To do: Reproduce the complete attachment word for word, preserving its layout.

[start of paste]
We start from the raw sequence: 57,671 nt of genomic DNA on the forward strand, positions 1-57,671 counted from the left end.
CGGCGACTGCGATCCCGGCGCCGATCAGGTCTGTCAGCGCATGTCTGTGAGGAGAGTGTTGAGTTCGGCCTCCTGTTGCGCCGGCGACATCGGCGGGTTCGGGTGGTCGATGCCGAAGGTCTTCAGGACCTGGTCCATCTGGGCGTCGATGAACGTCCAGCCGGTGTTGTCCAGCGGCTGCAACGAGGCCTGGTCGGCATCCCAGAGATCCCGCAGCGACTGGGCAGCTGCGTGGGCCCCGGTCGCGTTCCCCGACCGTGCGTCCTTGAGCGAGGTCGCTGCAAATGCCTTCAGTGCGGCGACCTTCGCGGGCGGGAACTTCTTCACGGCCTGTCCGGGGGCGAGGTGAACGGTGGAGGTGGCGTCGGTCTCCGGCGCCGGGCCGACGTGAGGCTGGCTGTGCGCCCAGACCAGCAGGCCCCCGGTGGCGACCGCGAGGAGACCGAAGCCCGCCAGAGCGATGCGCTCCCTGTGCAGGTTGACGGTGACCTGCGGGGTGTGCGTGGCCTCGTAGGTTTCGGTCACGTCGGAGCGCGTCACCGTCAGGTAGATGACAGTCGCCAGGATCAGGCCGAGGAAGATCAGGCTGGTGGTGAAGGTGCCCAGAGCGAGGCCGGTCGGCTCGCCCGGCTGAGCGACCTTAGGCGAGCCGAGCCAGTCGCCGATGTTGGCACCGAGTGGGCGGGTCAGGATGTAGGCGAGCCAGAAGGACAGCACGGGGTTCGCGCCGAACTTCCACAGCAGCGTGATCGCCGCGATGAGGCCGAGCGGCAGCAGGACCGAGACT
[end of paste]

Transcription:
We start from the raw sequence: 57,671 nt of genomic DNA on the forward strand, positions 1-57,671 counted from the left end.
CGGCGACTGCGATCCCGGCGCCGATCAGGTCTGTCAGCGCATGTCTGTGAGGAGAGTGTTGAGTTCGGCCTCCTGTTGCGCCGGCGACATCGGCGGGTTCGGGTGGTCGATGCCGAAGGTCTTCAGGACCTGGTCCATCTGGGCGTCGATGAACGTCCAGCCGGTGTTGTCCAGCGGCTGCAACGAGGCCTGGTCGGCATCCCAGAGATCCCGCAGCGACTGGGCAGCTGCGTGGGCCCCGGTCGCGTTCCCCGACCGTGCGTCCTTGAGCGAGGTCGCTGCAAATGCCTTCAGTGCGGCGACCTTCGCGGGCGGGAACTTCTTCACGGCCTGTCCGGGGGCGAGGTGAACGGTGGAGGTGGCGTCGGTCTCCGGCGCCGGGCCGACGTGAGGCTGGCTGTGCGCCCAGACCAGCAGGCCCCCGGTGGCGACCGCGAGGAGACCGAAGCCCGCCAGAGCGATGCGCTCCCTGTGCAGGTTGACGGTGACCTGCGGGGTGTGCGTGGCCTCGTAGGTTTCGGTCACGTCGGAGCGCGTCACCGTCAGGTAGATGACAGTCGCCAGGATCAGGCCGAGGAAGATCAGGCTGGTGGTGAAGGTGCCCAGAGCGAGGCCGGTCGGCTCGCCCGGCTGAGCGACCTTAGGCGAGCCGAGCCAGTCGCCGATGTTGGCACCGAGTGGGCGGGTCAGGATGTAGGCGAGCCAGAAGGACAGCACGGGGTTCGCGCCGAACTTCCACAGCAGCGTGATCGCCGCGATGAGGCCGAGCGGCAGCAGGACCGAGACT